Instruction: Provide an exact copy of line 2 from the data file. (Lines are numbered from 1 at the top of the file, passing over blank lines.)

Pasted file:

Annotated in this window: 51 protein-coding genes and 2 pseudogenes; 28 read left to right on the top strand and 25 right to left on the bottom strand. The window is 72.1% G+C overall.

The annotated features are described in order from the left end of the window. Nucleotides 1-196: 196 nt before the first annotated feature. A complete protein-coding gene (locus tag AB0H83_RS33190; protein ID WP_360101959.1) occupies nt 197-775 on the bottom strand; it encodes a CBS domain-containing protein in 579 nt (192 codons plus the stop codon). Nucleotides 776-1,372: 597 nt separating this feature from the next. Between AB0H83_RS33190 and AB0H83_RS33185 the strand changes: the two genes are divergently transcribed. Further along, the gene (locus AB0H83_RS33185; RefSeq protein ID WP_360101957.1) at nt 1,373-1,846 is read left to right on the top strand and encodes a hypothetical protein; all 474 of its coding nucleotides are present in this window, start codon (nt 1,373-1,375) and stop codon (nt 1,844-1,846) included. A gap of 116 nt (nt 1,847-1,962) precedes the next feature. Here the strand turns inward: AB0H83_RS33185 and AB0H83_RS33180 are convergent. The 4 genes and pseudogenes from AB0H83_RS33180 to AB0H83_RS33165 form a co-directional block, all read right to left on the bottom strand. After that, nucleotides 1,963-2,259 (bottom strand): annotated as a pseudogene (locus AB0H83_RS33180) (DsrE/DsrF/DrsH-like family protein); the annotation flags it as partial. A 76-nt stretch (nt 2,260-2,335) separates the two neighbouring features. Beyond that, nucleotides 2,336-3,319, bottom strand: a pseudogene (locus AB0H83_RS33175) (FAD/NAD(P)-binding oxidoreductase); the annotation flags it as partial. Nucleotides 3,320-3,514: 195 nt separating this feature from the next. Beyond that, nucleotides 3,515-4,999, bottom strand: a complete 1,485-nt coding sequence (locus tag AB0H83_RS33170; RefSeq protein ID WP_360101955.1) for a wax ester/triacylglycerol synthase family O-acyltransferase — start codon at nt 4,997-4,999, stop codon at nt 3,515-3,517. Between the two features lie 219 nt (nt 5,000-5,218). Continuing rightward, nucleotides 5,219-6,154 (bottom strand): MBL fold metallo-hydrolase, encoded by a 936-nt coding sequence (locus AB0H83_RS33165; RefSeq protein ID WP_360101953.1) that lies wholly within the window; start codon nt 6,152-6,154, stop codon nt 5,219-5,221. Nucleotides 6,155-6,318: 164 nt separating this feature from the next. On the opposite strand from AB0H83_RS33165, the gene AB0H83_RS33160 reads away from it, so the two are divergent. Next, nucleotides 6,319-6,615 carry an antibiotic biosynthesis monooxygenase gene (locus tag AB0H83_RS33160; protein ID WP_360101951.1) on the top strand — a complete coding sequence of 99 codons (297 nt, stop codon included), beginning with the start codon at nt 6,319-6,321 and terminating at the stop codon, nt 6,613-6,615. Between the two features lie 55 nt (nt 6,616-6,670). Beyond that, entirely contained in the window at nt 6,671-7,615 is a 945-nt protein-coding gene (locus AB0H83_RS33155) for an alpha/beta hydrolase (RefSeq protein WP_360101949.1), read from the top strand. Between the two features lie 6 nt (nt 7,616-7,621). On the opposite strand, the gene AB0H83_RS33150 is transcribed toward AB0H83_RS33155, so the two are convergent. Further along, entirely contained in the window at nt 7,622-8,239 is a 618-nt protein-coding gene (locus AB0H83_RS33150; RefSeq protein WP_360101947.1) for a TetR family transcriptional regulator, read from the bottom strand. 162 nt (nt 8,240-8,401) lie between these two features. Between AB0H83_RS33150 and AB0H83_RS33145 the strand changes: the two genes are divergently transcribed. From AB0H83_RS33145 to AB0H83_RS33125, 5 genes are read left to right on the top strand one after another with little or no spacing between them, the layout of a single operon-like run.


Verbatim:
The annotated features are described in order from the left end of the window. Nucleotides 1-196: 196 nt before the first annotated feature. A complete protein-coding gene (locus tag AB0H83_RS33190; protein ID WP_360101959.1) occupies nt 197-775 on the bottom strand; it encodes a CBS domain-containing protein in 579 nt (192 codons plus the stop codon). Nucleotides 776-1,372: 597 nt separating this feature from the next. Between AB0H83_RS33190 and AB0H83_RS33185 the strand changes: the two genes are divergently transcribed. Further along, the gene (locus AB0H83_RS33185; RefSeq protein ID WP_360101957.1) at nt 1,373-1,846 is read left to right on the top strand and encodes a hypothetical protein; all 474 of its coding nucleotides are present in this window, start codon (nt 1,373-1,375) and stop codon (nt 1,844-1,846) included. A gap of 116 nt (nt 1,847-1,962) precedes the next feature. Here the strand turns inward: AB0H83_RS33185 and AB0H83_RS33180 are convergent. The 4 genes and pseudogenes from AB0H83_RS33180 to AB0H83_RS33165 form a co-directional block, all read right to left on the bottom strand. After that, nucleotides 1,963-2,259 (bottom strand): annotated as a pseudogene (locus AB0H83_RS33180) (DsrE/DsrF/DrsH-like family protein); the annotation flags it as partial. A 76-nt stretch (nt 2,260-2,335) separates the two neighbouring features. Beyond that, nucleotides 2,336-3,319, bottom strand: a pseudogene (locus AB0H83_RS33175) (FAD/NAD(P)-binding oxidoreductase); the annotation flags it as partial. Nucleotides 3,320-3,514: 195 nt separating this feature from the next. Beyond that, nucleotides 3,515-4,999, bottom strand: a complete 1,485-nt coding sequence (locus tag AB0H83_RS33170; RefSeq protein ID WP_360101955.1) for a wax ester/triacylglycerol synthase family O-acyltransferase — start codon at nt 4,997-4,999, stop codon at nt 3,515-3,517. Between the two features lie 219 nt (nt 5,000-5,218). Continuing rightward, nucleotides 5,219-6,154 (bottom strand): MBL fold metallo-hydrolase, encoded by a 936-nt coding sequence (locus AB0H83_RS33165; RefSeq protein ID WP_360101953.1) that lies wholly within the window; start codon nt 6,152-6,154, stop codon nt 5,219-5,221. Nucleotides 6,155-6,318: 164 nt separating this feature from the next. On the opposite strand from AB0H83_RS33165, the gene AB0H83_RS33160 reads away from it, so the two are divergent. Next, nucleotides 6,319-6,615 carry an antibiotic biosynthesis monooxygenase gene (locus tag AB0H83_RS33160; protein ID WP_360101951.1) on the top strand — a complete coding sequence of 99 codons (297 nt, stop codon included), beginning with the start codon at nt 6,319-6,321 and terminating at the stop codon, nt 6,613-6,615. Between the two features lie 55 nt (nt 6,616-6,670). Beyond that, entirely contained in the window at nt 6,671-7,615 is a 945-nt protein-coding gene (locus AB0H83_RS33155) for an alpha/beta hydrolase (RefSeq protein WP_360101949.1), read from the top strand. Between the two features lie 6 nt (nt 7,616-7,621). On the opposite strand, the gene AB0H83_RS33150 is transcribed toward AB0H83_RS33155, so the two are convergent. Further along, entirely contained in the window at nt 7,622-8,239 is a 618-nt protein-coding gene (locus AB0H83_RS33150; RefSeq protein WP_360101947.1) for a TetR family transcriptional regulator, read from the bottom strand. 162 nt (nt 8,240-8,401) lie between these two features. Between AB0H83_RS33150 and AB0H83_RS33145 the strand changes: the two genes are divergently transcribed. From AB0H83_RS33145 to AB0H83_RS33125, 5 genes are read left to right on the top strand one after another with little or no spacing between them, the layout of a single operon-like run.